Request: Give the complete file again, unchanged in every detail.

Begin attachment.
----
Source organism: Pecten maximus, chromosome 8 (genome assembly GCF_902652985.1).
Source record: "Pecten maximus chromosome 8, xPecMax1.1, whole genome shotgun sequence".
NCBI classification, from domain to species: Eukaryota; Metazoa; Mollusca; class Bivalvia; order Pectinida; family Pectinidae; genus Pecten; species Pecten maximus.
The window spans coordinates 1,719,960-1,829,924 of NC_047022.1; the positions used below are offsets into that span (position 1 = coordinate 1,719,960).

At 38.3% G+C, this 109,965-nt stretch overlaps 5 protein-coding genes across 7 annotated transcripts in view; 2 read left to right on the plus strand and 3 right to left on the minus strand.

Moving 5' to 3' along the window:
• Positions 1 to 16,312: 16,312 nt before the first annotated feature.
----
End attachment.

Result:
Source organism: Pecten maximus, chromosome 8 (genome assembly GCF_902652985.1).
Source record: "Pecten maximus chromosome 8, xPecMax1.1, whole genome shotgun sequence".
NCBI classification, from domain to species: Eukaryota; Metazoa; Mollusca; class Bivalvia; order Pectinida; family Pectinidae; genus Pecten; species Pecten maximus.
The window spans coordinates 1,719,960-1,829,924 of NC_047022.1; the positions used below are offsets into that span (position 1 = coordinate 1,719,960).

At 38.3% G+C, this 109,965-nt stretch overlaps 5 protein-coding genes across 7 annotated transcripts in view; 2 read left to right on the plus strand and 3 right to left on the minus strand.

Moving 5' to 3' along the window:
• Positions 1 to 16,312: 16,312 nt before the first annotated feature.